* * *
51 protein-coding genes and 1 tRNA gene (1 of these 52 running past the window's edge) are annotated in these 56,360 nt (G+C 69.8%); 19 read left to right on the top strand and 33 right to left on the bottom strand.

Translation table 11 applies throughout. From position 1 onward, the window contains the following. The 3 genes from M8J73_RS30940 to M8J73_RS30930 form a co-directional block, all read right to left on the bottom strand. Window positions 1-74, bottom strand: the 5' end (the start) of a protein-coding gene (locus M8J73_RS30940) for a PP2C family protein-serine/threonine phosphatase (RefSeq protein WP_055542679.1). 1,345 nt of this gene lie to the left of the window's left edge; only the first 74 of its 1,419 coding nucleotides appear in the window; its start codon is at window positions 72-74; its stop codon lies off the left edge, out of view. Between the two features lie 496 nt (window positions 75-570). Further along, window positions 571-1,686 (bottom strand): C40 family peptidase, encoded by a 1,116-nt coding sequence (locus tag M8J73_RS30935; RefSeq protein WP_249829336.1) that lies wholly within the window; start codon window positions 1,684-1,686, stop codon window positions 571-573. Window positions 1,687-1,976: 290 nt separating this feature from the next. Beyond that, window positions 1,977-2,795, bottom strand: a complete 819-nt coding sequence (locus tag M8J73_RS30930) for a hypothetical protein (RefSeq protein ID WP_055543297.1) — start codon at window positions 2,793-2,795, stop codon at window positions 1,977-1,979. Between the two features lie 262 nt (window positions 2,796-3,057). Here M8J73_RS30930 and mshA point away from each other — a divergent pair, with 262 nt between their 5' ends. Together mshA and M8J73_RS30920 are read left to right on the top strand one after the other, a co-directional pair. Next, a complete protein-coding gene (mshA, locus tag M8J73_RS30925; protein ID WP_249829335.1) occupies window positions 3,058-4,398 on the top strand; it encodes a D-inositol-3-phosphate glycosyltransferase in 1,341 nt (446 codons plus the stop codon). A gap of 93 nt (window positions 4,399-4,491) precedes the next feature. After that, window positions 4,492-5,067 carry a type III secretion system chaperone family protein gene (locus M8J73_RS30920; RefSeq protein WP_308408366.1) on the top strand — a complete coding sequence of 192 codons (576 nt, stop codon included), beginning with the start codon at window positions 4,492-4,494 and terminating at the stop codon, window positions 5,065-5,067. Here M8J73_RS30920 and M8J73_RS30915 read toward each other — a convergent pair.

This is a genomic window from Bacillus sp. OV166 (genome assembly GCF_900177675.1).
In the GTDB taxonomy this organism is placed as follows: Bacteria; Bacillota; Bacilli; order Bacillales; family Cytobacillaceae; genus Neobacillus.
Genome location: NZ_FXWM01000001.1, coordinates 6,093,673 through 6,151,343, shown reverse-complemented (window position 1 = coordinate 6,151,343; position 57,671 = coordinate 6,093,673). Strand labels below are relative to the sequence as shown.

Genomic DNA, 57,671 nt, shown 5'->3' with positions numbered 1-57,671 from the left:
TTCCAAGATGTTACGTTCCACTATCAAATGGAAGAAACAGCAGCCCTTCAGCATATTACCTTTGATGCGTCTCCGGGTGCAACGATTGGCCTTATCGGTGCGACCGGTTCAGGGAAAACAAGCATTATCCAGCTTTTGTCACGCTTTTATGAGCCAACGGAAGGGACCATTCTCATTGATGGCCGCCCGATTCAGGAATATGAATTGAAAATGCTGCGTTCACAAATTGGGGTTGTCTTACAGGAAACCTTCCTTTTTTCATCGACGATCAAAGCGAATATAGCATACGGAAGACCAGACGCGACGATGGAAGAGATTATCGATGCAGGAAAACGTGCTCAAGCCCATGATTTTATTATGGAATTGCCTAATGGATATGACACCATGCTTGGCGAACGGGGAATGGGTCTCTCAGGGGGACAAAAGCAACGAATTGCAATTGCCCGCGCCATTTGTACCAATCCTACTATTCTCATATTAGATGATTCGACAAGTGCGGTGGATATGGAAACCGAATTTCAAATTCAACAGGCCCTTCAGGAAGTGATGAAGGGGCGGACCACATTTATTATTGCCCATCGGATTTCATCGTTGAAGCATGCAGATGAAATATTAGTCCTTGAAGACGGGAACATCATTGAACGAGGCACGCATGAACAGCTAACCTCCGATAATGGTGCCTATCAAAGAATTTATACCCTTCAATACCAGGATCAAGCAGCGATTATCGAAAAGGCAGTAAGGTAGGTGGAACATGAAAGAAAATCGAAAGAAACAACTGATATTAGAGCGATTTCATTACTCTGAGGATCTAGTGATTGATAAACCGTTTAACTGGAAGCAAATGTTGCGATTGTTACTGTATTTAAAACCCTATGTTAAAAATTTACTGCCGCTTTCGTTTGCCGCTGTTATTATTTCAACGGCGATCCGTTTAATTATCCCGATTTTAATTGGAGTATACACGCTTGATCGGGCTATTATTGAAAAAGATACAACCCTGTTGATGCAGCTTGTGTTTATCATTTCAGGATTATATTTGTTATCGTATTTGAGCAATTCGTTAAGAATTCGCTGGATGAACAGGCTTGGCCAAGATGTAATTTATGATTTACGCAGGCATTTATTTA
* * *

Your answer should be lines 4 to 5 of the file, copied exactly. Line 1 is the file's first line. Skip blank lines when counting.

In the GTDB taxonomy this organism is placed as follows: Bacteria; Bacillota; Bacilli; order Bacillales; family Cytobacillaceae; genus Neobacillus.
Genome location: NZ_FXWM01000001.1, coordinates 6,093,673 through 6,151,343, shown reverse-complemented (window position 1 = coordinate 6,151,343; position 57,671 = coordinate 6,093,673). Strand labels below are relative to the sequence as shown.